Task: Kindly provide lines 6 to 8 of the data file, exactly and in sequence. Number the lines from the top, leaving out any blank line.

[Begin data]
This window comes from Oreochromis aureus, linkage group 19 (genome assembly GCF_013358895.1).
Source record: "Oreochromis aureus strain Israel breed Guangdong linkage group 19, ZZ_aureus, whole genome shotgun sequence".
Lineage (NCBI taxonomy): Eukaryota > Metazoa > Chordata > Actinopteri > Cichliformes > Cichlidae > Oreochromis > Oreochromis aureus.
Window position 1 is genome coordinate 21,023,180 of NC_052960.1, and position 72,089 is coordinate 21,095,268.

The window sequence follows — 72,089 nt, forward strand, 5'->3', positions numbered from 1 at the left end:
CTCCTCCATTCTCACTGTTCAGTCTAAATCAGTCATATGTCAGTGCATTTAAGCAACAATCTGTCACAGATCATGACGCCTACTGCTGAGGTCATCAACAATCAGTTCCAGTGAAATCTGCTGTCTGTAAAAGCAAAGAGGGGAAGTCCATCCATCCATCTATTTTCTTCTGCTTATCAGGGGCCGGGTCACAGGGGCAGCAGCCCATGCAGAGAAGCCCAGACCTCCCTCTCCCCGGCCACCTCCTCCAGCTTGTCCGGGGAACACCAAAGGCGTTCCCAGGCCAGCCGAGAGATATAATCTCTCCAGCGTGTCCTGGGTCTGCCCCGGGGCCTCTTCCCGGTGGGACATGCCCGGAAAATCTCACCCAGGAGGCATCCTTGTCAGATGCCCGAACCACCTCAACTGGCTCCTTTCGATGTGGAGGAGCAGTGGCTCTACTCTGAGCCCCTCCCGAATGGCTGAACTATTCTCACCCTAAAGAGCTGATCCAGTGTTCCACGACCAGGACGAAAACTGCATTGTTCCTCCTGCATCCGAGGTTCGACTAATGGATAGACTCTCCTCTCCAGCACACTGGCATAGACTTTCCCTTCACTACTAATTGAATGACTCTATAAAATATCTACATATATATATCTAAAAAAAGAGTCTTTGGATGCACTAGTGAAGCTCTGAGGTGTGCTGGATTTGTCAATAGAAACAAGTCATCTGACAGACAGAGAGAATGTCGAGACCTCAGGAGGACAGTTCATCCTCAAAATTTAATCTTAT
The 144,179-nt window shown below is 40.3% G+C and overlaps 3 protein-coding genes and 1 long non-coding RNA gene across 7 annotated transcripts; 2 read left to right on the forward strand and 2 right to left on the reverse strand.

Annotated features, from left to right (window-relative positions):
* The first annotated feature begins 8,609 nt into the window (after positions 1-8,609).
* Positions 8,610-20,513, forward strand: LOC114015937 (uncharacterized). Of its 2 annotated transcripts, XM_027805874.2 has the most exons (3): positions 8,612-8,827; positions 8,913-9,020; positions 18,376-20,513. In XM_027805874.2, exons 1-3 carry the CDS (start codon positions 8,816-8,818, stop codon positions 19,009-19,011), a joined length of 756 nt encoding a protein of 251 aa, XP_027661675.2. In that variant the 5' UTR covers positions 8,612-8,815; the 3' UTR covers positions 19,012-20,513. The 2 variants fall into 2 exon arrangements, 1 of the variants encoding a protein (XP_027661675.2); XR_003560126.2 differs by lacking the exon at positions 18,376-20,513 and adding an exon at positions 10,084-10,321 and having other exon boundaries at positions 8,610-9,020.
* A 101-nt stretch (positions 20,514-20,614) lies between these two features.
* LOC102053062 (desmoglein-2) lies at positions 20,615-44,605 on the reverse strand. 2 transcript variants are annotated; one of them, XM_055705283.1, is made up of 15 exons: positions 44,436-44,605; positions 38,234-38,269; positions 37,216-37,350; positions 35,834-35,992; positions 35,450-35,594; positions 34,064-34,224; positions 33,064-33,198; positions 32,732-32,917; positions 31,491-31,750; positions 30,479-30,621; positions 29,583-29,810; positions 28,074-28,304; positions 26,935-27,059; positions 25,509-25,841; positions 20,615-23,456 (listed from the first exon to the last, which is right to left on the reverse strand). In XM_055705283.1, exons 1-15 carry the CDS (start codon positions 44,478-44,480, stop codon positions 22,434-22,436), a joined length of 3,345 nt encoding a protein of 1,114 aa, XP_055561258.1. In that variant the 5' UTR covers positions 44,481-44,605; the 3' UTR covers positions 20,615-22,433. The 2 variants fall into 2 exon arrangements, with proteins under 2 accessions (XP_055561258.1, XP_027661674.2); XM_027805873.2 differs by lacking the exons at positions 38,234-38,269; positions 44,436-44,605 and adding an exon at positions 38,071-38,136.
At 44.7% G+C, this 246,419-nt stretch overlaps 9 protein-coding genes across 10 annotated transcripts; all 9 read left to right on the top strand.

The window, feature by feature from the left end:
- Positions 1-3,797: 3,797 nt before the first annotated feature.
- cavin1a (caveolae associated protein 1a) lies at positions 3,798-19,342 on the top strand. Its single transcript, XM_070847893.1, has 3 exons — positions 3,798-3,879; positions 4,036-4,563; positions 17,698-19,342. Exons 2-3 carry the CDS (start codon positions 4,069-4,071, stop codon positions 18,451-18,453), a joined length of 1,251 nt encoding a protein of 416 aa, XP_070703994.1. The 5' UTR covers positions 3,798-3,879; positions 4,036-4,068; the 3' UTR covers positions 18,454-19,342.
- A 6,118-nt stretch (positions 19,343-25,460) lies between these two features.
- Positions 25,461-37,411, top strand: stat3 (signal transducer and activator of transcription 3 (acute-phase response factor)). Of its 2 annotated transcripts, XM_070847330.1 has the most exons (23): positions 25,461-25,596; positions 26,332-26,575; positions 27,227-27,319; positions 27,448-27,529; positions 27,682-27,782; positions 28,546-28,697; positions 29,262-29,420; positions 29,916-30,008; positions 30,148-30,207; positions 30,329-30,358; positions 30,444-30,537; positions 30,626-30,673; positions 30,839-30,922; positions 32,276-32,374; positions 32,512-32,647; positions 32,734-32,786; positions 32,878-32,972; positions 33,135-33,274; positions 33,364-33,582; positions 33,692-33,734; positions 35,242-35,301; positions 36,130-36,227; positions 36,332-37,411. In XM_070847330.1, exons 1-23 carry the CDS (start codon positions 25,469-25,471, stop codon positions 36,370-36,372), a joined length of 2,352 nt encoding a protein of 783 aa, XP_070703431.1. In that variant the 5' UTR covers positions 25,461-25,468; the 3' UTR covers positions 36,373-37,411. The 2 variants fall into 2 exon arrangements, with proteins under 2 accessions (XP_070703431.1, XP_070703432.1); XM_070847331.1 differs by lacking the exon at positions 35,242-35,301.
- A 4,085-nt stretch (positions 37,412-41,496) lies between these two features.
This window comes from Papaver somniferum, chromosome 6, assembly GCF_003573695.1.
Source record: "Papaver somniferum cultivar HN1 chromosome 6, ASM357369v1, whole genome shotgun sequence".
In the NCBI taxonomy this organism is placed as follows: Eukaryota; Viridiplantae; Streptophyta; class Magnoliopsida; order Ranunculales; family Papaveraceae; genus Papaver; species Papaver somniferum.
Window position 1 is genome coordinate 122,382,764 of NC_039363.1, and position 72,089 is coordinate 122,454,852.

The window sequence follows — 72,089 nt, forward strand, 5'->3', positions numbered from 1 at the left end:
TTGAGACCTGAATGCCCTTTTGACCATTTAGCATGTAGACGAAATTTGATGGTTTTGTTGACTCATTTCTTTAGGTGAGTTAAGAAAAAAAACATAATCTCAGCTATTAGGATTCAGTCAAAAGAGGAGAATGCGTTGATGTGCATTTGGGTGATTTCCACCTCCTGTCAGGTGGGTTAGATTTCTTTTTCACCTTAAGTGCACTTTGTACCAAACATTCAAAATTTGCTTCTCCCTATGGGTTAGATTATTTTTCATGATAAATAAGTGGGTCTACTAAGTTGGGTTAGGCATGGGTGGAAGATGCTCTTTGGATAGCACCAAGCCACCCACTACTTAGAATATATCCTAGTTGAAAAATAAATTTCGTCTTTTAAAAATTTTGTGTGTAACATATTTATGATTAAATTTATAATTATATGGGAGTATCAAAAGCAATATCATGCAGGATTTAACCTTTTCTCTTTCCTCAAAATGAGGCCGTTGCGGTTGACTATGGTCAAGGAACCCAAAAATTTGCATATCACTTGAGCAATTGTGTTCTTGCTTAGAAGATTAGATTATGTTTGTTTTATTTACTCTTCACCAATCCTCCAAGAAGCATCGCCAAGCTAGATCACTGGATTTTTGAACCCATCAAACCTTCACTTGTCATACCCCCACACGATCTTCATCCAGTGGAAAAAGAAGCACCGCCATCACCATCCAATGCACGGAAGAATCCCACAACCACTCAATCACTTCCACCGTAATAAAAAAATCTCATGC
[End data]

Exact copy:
CTCCTCCATTCTCACTGTTCAGTCTAAATCAGTCATATGTCAGTGCATTTAAGCAACAATCTGTCACAGATCATGACGCCTACTGCTGAGGTCATCAACAATCAGTTCCAGTGAAATCTGCTGTCTGTAAAAGCAAAGAGGGGAAGTCCATCCATCCATCTATTTTCTTCTGCTTATCAGGGGCCGGGTCACAGGGGCAGCAGCCCATGCAGAGAAGCCCAGACCTCCCTCTCCCCGGCCACCTCCTCCAGCTTGTCCGGGGAACACCAAAGGCGTTCCCAGGCCAGCCGAGAGATATAATCTCTCCAGCGTGTCCTGGGTCTGCCCCGGGGCCTCTTCCCGGTGGGACATGCCCGGAAAATCTCACCCAGGAGGCATCCTTGTCAGATGCCCGAACCACCTCAACTGGCTCCTTTCGATGTGGAGGAGCAGTGGCTCTACTCTGAGCCCCTCCCGAATGGCTGAACTATTCTCACCCTAAAGAGCTGATCCAGTGTTCCACGACCAGGACGAAAACTGCATTGTTCCTCCTGCATCCGAGGTTCGACTAATGGATAGACTCTCCTCTCCAGCACACTGGCATAGACTTTCCCTTCACTACTAATTGAATGACTCTATAAAATATCTACATATATATATCTAAAAAAAGAGTCTTTGGATGCACTAGTGAAGCTCTGAGGTGTGCTGGATTTGTCAATAGAAACAAGTCATCTGACAGACAGAGAGAATGTCGAGACCTCAGGAGGACAGTTCATCCTCAAAATTTAATCTTAT
The 144,179-nt window shown below is 40.3% G+C and overlaps 3 protein-coding genes and 1 long non-coding RNA gene across 7 annotated transcripts; 2 read left to right on the forward strand and 2 right to left on the reverse strand.

Annotated features, from left to right (window-relative positions):